Thinking of Summer

By Lynette Nyman/American Red Cross

NYT CoverSummer Raffo. I think I will always remember this name. This name, seen in a New York Times cover photo on March 28, 2014, made the Oso mudslide real for me. Seeing a personal plea for her rescue, wrapped by words for emergency workers and Red Cross, from someone who loved her forced my own tears to roll in a public place, surrounded by people sipping coffee, using their computers, and chatting with friends and neighbors. My reaction to the photo, I think, was normal. Finally, after seeing other images and reading other stories, this tragic, heartbreaking, life-changing event became real in my own heart. From a distance, I was affected, feeling the grief of losing someone dear, as if Summer were someone I knew. And so I was reminded that taking care of myself, even from many many miles away, is important for me and the people around me. The Red Cross tips mentioned below remind me that taking care of myself is a way of helping. Later that morning, I searched online for Summer’s name, wondering if there was an update. And there was. Summer Raffo was one of those who perished in the mudslide. Her brother said in one news report that there was some relief for her family to find her and to know. And from miles away, me too.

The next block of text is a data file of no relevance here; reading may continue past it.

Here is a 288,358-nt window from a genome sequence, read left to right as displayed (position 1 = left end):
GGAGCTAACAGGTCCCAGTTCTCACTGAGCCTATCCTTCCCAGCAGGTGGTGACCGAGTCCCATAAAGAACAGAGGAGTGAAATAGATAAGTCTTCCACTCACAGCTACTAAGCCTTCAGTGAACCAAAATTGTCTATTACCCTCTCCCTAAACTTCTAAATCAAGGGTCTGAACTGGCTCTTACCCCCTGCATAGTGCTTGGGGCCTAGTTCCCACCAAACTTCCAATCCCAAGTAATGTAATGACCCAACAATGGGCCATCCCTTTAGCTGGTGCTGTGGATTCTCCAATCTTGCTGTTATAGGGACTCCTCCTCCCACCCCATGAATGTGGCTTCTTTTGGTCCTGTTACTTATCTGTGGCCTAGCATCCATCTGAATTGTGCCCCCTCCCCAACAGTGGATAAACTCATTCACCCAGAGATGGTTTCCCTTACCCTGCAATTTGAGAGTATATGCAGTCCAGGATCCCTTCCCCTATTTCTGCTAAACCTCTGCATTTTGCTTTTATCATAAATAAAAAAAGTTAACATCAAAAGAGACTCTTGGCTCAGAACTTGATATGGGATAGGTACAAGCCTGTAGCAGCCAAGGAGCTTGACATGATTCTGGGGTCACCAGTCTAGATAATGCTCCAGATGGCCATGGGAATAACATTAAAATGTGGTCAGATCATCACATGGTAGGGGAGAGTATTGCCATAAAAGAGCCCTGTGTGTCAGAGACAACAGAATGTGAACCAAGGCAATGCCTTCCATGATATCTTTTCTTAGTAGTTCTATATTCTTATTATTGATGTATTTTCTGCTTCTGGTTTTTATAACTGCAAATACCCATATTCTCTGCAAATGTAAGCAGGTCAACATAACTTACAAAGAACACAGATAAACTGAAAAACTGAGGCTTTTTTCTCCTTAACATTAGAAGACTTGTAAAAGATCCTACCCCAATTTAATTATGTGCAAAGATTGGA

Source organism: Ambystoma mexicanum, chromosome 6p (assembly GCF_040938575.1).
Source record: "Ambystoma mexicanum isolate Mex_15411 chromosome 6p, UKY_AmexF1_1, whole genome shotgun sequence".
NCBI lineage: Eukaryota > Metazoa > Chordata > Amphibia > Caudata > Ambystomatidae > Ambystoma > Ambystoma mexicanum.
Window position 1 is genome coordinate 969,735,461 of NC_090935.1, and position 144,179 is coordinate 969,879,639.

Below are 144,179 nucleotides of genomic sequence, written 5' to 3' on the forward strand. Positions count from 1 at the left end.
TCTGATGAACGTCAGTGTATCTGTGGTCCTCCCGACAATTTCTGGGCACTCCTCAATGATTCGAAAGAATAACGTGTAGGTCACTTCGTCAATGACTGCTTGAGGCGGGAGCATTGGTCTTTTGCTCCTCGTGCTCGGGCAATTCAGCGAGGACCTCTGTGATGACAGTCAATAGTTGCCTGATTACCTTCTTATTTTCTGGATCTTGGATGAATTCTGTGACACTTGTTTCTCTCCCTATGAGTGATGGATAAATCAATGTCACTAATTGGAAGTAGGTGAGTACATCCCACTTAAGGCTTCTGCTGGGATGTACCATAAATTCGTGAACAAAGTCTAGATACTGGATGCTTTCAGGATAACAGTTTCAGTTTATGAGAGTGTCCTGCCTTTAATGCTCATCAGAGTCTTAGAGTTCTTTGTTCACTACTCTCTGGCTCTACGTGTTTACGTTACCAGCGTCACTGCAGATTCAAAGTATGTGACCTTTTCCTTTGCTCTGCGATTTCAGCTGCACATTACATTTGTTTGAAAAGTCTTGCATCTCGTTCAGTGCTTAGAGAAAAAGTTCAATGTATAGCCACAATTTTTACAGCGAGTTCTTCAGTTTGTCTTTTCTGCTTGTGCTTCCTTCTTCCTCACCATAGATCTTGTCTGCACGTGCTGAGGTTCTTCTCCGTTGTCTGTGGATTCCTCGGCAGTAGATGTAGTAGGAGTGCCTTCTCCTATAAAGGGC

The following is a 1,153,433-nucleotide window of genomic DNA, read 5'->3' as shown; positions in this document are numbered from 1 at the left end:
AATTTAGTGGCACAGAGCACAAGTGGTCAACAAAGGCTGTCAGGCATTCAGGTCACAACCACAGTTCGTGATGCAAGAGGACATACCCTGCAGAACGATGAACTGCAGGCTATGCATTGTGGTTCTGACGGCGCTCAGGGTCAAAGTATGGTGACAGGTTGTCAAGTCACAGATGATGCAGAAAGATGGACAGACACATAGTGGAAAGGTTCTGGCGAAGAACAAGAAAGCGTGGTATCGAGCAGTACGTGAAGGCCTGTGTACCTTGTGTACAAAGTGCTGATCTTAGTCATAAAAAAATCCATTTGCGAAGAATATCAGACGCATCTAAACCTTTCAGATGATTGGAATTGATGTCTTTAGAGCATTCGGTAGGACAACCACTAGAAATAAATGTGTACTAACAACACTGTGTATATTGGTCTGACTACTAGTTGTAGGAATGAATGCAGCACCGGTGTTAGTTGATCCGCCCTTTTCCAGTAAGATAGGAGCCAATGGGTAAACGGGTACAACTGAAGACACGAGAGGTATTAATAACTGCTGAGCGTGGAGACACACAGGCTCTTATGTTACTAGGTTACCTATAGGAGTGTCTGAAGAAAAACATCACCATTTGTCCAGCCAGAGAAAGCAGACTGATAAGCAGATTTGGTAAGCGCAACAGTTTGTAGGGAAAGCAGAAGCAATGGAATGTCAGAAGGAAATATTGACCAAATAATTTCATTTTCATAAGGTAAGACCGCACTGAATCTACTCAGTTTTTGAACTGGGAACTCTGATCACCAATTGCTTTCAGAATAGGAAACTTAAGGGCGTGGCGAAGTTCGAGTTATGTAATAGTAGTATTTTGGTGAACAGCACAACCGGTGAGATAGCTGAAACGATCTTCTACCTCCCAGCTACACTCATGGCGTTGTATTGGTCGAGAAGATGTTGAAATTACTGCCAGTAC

Some tips from the American Red Cross for taking care during disaster response…this is a difficult time for the entire community responding to and watching this event. It’s important for people to connect with and support each other. Events like this can cause feelings of uncertainty and anxiety since no one knows for sure what will happen next. Remember that it’s okay to feel nervous. Take care of yourself. Eat healthy, drink plenty of water and get enough rest. Be patient with yourself and others. It’s common to have any number of temporary stress reactions such as anger, frustration and anxiety. This is a time where people should take care of themselves and their families. For example, reach out to others to offer and receive support. Parents should let their children talk about their fears and then reassure them about their safety. People should also be careful not to overexpose themselves to media reports about the tragedy. 

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